2. Lower brand reputation, as you are not providing users with what they expect from your brand.

3 different approaches for creating mobile email design

Determine which approach best suits your needs and start creating compelling email designs for mobile devices:

1. Scalable design

Scalable design works well across both desktop and mobile. You don't have to code to adjust the table, image sizes, or display, and hide content between the two platforms.

This approach uses a grid system for alignment as well as proportion, single-column layout, and big buttons. Scalable email design is also known as mobile-first or mobile-friendly design.

A scalable design will look like this:

Scalable design representation on desktop and mobile

Source: Litmus

2. Fluid design

The fluid design approach uses percent-based sizing to make the width of tables and images adapt to the screen size on which they are viewed. This is similar to what is known as “liquid” layouts on the web.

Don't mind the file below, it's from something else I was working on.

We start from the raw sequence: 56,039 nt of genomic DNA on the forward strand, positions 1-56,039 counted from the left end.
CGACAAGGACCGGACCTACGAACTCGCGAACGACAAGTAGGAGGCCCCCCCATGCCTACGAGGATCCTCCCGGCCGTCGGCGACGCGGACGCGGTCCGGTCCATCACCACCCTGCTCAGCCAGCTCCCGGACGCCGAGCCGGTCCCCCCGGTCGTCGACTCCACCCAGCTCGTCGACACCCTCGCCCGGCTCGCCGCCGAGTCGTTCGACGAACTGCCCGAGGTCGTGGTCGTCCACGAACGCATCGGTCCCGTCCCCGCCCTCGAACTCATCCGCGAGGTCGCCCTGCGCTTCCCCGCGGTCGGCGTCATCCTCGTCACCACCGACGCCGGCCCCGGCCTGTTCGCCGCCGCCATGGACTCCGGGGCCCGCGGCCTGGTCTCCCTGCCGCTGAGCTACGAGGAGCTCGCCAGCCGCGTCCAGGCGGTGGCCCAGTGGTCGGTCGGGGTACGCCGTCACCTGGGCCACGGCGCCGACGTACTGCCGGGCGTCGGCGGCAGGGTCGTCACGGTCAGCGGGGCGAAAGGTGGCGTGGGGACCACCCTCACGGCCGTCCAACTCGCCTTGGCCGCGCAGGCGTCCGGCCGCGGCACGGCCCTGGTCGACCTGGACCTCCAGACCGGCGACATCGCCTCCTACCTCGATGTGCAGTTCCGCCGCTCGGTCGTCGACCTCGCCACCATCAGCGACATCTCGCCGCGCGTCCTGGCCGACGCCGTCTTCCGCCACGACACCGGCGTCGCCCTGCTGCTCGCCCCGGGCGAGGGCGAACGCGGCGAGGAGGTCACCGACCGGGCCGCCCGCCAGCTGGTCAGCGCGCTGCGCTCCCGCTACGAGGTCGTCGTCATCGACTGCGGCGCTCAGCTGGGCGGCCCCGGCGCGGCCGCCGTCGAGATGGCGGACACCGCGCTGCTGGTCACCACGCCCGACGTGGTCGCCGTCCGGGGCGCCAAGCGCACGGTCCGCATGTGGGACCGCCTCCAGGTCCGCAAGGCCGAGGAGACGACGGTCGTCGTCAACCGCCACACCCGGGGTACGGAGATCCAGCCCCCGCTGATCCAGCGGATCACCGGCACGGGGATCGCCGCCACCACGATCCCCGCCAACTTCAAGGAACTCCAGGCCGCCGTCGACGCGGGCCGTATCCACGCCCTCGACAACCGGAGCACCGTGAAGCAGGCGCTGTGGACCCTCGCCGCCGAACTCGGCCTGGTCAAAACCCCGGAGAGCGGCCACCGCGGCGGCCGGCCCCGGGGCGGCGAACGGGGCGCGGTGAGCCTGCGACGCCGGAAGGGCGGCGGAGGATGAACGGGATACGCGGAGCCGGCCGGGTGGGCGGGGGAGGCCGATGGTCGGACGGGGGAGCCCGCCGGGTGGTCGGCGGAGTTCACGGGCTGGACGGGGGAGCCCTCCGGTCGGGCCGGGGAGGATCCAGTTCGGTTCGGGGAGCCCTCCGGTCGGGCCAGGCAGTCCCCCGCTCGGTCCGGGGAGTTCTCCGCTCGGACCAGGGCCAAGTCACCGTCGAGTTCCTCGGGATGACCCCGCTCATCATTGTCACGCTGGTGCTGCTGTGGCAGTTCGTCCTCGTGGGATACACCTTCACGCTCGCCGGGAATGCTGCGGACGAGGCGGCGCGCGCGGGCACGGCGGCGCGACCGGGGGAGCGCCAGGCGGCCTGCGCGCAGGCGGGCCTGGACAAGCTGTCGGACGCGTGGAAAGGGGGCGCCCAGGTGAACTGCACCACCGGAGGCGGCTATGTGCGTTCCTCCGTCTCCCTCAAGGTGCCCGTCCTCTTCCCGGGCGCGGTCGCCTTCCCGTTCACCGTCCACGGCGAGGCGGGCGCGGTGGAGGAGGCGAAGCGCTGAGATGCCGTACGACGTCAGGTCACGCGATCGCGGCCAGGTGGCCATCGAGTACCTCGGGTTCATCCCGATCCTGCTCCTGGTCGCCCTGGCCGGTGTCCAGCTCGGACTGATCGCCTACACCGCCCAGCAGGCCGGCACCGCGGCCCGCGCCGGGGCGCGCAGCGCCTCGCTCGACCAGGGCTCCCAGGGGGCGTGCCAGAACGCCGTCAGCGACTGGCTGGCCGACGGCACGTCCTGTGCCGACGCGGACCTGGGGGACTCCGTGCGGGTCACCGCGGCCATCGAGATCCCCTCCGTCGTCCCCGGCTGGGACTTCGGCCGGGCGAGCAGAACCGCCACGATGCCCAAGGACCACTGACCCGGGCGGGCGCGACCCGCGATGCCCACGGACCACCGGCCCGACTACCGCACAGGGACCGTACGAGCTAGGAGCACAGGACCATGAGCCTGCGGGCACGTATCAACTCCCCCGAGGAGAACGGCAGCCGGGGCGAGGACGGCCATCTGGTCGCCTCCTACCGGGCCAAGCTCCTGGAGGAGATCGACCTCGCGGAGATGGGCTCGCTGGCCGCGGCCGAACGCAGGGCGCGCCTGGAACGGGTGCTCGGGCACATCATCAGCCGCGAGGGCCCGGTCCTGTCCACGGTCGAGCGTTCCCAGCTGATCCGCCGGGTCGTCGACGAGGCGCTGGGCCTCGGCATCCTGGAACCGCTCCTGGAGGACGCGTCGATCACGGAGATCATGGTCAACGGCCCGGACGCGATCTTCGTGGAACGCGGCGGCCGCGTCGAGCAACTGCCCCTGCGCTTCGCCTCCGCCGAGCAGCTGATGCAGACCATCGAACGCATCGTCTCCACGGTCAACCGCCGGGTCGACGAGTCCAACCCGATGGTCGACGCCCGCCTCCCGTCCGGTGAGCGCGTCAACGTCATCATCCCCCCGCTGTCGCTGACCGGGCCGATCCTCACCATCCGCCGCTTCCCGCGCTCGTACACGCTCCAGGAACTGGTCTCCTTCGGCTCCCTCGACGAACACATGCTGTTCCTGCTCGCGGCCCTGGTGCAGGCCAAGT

An example of fluid design is as follows:

Fluid design representation on desktop and mobile

3. Responsive design

Responsive design uses CSS media queries to change the layout, adjust the font size, and make images and buttons adaptable to the device's screen size. This approach is famous among developers who know CSS and media queries.

This is how responsive email design will look:

Responsive design in action on desktop and mobile

Here are some suggestions to help you decide which approach works best for your email campaigns:

  • If you have fewer resources and little knowledge of CSS and media queries, it’s best to go for scalable or fluid email design.